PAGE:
• The big winners for future spend are solutions that address:
  • Attracting and retaining students (flexible scheduling, thrilling drones/VR/robotics), STEM curriculum of all kinds (especially coding),
  • Fixing lower achievement, differentiation,
  • Hybrid/blended service,
  • Better digital instructional design,
  • Workflow simplicity.

The top 3 pressures cited by administrators
are social-emotional wellness of students, expectations of better digital communications and greater online course options to support all students.

The top 3 pressures cited by teachers
are higher absences, social-emotional wellness of students, and learning loss.

Other researched information included which categories of edtech have what percentage of respondents indicating intent to purchase more or considering purchase, teacher interest in remote work, the numbers of smartphones deployed for teachers and student use of smartphones in class for learning, what teachers spend their time on, comparisons between administrators and teachers as to their definitions of “a teacher,” and more.

According to Learning Counsel CEO LeiLani Cauthen, “Some edtech companies have told us they were up by 100% in sales, even 300%. K12 EdTech spend is enjoying the enormous wave of stimulus monies, but that will not last much past 2024. Deadlines will keep getting pressed forward until it is spent out, but schools and districts have never seen this much money before. They also cannot reasonably spend on expansion construction when they are already losing students and have fewer staff. History shows that we are transitioning to a new Age not unlike the transition from an agricultural society to an industrial one. This transition is speeding past tech and into the Experience Age, requiring change in structure for how time and space is used, becoming student rather than teacher-centric, and demanding levels of engagement in sync with the present generation’s expectations and communications patterns.”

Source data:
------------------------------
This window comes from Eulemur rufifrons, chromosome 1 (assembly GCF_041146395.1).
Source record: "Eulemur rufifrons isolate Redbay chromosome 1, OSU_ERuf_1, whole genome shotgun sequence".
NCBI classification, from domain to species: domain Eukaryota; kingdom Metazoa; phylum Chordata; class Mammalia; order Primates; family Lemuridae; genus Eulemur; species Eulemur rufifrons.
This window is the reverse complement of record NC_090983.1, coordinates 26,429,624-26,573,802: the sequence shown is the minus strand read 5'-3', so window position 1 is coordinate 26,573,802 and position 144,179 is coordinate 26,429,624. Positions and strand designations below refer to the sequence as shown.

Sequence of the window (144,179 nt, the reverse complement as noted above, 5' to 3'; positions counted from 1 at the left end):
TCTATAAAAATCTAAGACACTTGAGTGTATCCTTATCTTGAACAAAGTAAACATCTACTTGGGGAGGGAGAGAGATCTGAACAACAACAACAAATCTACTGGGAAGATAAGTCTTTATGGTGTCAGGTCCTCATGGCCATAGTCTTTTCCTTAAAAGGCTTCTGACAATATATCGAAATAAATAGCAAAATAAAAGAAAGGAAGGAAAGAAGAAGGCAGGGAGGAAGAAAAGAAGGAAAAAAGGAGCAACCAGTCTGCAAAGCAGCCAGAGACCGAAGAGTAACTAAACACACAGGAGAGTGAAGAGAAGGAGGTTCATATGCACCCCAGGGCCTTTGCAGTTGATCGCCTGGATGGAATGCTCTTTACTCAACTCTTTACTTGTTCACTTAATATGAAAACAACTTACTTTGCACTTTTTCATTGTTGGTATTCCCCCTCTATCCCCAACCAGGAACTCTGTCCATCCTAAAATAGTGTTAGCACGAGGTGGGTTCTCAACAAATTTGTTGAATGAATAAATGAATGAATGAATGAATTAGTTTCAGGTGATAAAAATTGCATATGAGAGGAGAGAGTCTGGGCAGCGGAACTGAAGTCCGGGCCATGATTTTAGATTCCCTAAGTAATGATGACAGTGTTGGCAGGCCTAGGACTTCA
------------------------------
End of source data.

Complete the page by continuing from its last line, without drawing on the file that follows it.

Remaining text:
For the full 2022 Digital Transition Research Report, contact Learning Counsel. Please also find other press announcements of the certificates awarded to selected Schools, Districts and Teachers for achievements in 2022 at Learning Counsel.

The Learning Counsel acknowledges and thanks these sponsors for underwriting the National Gathering event and presentation of the National Digital Transition Survey results briefing:

Scholastic Digital Solutions



About the Learning Counsel

Learning Counsel is a research institute and news media hub with 310,000+ readers that provides context for schools in digital transition from a deep understanding of tech user experience, systems, and organization. Our mission-based organization was the first to develop a thesis of education’s future based on technology’s evolution — and start helping schools advance systematically. Our Learning Leadership Society is a membership organization created for community amongst educators. The Hybrid Logistics Project is being developed inside our social ecosystem site, Knowstory.